Zarathustra in the trenches: the limits of rationality
    Lesson number 7
    (pages 259-266)
    The American experience in philosophy: pragmatism
    Changing reality: philosophies of process
    Lesson number 8
    (pages 266-279)
    Unamuno, Croce, and Heidegger: the tragic sense of life
    Hitler, the Holocaust, Positivism, and Existentialism
    Lesson number 9
    (pages 279-286)
    No exit: the Existentialism of Camus, Sartre and Beauvoir
    From Ideal to ordinary language: from Cambridge to Oxford
    Lesson number 10
    (pages 286-299)
    Women and gender: the Feminization of philosophy
    The return of the oppressed: Asia, Africa and the Americas
    Lesson number 11
    (pages 299-305)
    From Postmodernism to the New Age
    World Philosophy: promise or pretence?
    Lesson number 12
    End of module examination

    Learning Outcomes

    Knowledge:

    All students will have abroad and demonstrable grasp of an outline of the development of religious and philosophical ideas from the European Renaissance up to the present day

    Most students will know and understand how debates arose between different ‘ways of knowing’ across the world and how these influenced each other across the main Euro-Asian continental axis from the Atlantic to the Pacific, from the Bronze Age, through the Iron Age, Classical and Late Antiquity and the Medieval Period, up to the beginning of modern times.

    Most students will know and understand how the period of modernity grew from the Renaissance onwards and the influence of key philosophers and philosophical ideas on this process. They will understand how changes in philosophy have led to modern secular societies and the globalisation of Western culture.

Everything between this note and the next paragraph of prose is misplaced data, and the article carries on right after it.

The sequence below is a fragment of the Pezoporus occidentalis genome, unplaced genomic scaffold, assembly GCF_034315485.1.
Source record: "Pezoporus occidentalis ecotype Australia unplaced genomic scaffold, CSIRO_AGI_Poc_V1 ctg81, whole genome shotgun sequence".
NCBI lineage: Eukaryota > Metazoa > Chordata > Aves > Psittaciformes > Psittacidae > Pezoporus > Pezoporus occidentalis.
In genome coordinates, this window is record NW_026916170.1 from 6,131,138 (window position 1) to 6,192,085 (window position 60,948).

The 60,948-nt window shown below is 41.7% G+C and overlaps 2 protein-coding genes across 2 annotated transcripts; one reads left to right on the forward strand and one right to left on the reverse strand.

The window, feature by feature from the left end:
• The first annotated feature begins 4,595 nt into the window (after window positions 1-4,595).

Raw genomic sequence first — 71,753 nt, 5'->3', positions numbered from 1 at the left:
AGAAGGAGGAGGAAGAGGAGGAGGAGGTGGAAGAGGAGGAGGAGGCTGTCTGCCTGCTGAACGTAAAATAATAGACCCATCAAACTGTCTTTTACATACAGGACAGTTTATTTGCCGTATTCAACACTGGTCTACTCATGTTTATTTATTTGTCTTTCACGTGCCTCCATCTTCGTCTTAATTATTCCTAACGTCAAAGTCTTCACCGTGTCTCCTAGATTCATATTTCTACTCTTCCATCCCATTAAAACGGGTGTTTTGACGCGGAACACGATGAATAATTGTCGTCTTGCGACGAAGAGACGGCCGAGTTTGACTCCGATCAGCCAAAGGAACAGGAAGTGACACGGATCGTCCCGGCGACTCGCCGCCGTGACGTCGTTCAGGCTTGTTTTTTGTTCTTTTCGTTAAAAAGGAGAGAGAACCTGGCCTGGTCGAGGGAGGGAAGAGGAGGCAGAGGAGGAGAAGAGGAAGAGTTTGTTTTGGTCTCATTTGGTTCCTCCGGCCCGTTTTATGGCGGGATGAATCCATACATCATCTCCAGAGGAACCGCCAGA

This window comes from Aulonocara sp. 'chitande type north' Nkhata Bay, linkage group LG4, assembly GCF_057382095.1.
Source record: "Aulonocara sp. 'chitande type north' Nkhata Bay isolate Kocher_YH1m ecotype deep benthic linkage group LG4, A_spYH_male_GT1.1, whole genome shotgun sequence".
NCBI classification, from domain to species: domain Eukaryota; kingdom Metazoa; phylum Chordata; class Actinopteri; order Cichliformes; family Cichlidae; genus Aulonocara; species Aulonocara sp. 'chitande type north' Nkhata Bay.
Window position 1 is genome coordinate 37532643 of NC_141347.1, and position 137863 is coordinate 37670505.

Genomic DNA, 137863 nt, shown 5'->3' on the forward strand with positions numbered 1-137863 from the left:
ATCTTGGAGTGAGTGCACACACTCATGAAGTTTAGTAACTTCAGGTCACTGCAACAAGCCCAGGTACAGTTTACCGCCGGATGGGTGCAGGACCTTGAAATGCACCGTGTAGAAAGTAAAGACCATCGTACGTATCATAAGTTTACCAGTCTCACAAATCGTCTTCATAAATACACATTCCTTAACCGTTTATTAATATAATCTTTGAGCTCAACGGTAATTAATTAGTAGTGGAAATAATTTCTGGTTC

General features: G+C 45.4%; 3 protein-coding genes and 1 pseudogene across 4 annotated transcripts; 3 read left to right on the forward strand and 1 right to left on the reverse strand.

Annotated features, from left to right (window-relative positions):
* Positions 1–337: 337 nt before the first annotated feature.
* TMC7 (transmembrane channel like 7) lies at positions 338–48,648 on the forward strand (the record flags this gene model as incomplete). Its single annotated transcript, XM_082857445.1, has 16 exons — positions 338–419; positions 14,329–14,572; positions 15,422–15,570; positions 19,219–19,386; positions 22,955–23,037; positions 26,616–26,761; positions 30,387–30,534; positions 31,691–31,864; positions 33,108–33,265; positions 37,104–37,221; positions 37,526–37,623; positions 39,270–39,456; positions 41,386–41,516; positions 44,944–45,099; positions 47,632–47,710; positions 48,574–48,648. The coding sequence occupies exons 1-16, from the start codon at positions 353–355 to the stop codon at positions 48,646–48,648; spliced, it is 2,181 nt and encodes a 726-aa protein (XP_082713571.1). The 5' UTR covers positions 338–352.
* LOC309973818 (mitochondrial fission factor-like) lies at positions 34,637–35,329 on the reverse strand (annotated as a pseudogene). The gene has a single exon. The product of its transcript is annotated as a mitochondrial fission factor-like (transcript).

Some students will know and understand the extent to which our ideas about reality, ourselves and the world have been deeply influenced by philosophical thinking and how that is beginning to create a new period in human history in which all traditional ideas have been called into question.

    Skills:

    All students will be able to describe and explain the main ideas that evolved in our thinking about ourselves, the world and the unseen (ghayb) during the historical period studied. They will be able to list the main thinkers involved and their cultural contexts.

    Most students will be able to go further than this and evaluate the main trends in world thought during this period, their significance, strengths and weaknesses.

    Some students will have a full grasp of how, where and when the modern world developed its ideas about humanity, the world and religion and spirituality. They will be able to explain their own understanding of this using a range of examples and will be able to evaluate the significance of the development of philosophical discourses for our own time.

    Teaching and learning

    Staff/Student contact time: 65%
    Student private study: 35%

    This module is based around the course textbook: A Short History of Philosophy, by R. Solomon and K.M. Higgins (Oxford University Press, 1996). Students will be expected to read a section of the book (10-20 pages) before each lesson; the lesson will include a presentation of key ideas, questions and answers, and student-centred discussion exercises.

    Resources such as videos and visiting speakers are in the process of development.

    Assessment
    The module will be assessed by an end of term examination lasting 90 minutes

    Indicative resources
    Course textbook: A Short History of Philosophy, by R. Solomon and K.M. Higgins (Oxford University Press, 1996). Available on Amazon.

    (Optional: Philosophy in the Islamic World: a very short introduction, by Peter Adamson (Oxford University Press, 2015)